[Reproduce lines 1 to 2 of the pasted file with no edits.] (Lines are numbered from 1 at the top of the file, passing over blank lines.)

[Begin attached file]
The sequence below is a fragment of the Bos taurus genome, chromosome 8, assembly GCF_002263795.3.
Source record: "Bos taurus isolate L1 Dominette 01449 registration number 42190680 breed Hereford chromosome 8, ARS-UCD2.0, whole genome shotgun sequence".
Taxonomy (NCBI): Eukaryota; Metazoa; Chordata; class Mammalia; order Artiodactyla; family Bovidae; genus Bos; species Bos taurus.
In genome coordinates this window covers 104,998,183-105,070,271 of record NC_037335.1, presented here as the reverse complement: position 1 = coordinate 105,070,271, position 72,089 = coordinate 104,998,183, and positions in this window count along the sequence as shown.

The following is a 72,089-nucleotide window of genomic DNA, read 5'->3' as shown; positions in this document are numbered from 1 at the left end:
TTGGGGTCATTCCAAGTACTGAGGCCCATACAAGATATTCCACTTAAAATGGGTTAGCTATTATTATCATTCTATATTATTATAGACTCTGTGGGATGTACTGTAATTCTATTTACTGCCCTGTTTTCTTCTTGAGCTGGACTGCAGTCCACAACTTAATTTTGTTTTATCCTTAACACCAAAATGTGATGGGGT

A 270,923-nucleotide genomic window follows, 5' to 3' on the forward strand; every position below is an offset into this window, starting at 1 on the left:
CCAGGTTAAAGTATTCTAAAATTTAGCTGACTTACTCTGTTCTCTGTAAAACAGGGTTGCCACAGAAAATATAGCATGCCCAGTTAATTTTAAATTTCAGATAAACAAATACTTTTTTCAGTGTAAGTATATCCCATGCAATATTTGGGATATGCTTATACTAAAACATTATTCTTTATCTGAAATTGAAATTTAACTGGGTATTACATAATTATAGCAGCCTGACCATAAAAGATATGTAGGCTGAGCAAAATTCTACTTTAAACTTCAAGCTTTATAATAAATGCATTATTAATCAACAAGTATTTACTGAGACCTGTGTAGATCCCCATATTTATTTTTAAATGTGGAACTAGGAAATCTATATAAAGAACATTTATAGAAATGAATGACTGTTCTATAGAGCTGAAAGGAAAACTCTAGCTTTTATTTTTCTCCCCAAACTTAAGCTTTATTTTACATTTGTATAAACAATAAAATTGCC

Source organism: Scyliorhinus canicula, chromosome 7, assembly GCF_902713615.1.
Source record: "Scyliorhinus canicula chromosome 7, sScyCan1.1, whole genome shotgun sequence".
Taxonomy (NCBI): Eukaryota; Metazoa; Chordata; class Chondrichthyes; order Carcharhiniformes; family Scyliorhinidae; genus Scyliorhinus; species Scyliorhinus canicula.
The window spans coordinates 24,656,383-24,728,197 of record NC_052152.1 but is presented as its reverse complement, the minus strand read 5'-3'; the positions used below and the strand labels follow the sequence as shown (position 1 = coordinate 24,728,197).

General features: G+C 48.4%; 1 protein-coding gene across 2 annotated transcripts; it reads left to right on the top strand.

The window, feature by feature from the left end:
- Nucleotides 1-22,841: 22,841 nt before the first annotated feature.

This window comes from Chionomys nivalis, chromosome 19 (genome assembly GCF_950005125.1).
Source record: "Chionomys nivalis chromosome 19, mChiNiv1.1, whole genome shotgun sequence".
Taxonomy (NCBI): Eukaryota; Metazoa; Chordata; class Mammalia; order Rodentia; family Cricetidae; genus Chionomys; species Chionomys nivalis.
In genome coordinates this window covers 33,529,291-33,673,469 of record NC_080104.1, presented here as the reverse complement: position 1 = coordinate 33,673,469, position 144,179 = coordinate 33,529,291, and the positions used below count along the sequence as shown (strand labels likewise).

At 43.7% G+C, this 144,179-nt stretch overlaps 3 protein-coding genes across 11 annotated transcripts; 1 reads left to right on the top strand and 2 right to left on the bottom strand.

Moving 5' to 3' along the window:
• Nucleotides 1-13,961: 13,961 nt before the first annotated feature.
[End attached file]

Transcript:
The sequence below is a fragment of the Bos taurus genome, chromosome 8, assembly GCF_002263795.3.
Source record: "Bos taurus isolate L1 Dominette 01449 registration number 42190680 breed Hereford chromosome 8, ARS-UCD2.0, whole genome shotgun sequence".